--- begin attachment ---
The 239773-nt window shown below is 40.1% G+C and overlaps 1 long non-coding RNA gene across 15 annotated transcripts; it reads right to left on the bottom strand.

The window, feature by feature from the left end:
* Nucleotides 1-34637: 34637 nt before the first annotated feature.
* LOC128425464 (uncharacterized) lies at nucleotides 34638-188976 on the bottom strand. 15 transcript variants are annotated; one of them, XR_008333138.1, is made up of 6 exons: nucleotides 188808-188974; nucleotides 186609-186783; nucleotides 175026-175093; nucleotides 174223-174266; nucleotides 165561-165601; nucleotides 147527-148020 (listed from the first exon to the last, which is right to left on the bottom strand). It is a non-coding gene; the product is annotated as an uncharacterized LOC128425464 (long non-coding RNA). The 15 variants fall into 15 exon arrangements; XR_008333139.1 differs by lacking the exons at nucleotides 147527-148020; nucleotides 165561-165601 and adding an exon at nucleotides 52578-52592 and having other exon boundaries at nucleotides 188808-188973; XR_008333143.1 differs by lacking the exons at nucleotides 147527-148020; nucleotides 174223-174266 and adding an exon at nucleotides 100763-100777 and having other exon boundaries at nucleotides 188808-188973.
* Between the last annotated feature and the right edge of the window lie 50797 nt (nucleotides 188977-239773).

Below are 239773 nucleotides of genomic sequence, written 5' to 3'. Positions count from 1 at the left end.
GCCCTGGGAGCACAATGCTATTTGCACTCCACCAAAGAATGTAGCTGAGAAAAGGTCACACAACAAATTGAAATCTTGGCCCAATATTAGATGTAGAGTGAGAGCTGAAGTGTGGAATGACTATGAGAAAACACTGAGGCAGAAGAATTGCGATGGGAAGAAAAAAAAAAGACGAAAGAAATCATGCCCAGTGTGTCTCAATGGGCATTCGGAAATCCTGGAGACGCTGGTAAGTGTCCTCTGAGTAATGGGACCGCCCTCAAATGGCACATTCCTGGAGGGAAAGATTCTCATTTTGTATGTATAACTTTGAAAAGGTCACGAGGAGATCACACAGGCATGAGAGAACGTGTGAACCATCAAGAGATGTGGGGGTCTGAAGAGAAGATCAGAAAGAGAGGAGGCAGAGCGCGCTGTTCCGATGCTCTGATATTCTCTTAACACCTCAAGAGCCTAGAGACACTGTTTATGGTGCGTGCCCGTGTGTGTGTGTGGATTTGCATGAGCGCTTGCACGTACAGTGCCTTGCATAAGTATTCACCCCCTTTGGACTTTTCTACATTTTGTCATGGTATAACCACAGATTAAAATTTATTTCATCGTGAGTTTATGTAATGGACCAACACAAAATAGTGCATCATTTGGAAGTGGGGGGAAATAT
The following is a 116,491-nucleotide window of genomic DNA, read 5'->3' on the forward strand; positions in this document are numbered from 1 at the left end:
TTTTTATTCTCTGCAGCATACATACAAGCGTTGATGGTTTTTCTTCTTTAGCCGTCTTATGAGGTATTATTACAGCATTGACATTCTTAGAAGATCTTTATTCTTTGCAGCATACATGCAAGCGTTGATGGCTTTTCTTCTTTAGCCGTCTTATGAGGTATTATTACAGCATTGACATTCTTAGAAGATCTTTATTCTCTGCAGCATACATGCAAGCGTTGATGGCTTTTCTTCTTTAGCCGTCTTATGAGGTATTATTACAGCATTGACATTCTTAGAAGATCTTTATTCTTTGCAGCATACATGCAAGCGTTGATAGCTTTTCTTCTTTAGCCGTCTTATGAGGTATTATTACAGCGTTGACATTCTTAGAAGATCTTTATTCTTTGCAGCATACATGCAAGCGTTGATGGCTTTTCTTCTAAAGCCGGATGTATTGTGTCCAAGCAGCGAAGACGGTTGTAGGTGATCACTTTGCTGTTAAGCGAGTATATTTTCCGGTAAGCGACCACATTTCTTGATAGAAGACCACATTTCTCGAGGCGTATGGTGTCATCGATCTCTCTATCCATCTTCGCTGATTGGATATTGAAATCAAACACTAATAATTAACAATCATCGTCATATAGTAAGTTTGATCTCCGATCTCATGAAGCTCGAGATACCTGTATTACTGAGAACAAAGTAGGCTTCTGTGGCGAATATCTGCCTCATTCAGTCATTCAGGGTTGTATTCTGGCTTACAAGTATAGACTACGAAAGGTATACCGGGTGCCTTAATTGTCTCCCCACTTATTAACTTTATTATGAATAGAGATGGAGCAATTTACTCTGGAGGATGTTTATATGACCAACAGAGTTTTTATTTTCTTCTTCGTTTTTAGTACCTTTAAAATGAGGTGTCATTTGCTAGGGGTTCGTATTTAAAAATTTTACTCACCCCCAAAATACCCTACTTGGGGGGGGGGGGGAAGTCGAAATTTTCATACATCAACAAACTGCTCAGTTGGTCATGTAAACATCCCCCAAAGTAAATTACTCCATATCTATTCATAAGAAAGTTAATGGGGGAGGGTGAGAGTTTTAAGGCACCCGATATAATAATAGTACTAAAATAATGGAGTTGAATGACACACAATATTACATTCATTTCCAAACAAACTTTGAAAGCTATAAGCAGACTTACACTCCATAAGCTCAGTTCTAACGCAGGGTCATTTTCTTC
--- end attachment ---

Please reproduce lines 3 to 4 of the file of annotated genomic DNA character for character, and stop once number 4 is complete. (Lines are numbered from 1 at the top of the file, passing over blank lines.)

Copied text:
* Nucleotides 1-34637: 34637 nt before the first annotated feature.
* LOC128425464 (uncharacterized) lies at nucleotides 34638-188976 on the bottom strand. 15 transcript variants are annotated; one of them, XR_008333138.1, is made up of 6 exons: nucleotides 188808-188974; nucleotides 186609-186783; nucleotides 175026-175093; nucleotides 174223-174266; nucleotides 165561-165601; nucleotides 147527-148020 (listed from the first exon to the last, which is right to left on the bottom strand). It is a non-coding gene; the product is annotated as an uncharacterized LOC128425464 (long non-coding RNA). The 15 variants fall into 15 exon arrangements; XR_008333139.1 differs by lacking the exons at nucleotides 147527-148020; nucleotides 165561-165601 and adding an exon at nucleotides 52578-52592 and having other exon boundaries at nucleotides 188808-188973; XR_008333143.1 differs by lacking the exons at nucleotides 147527-148020; nucleotides 174223-174266 and adding an exon at nucleotides 100763-100777 and having other exon boundaries at nucleotides 188808-188973.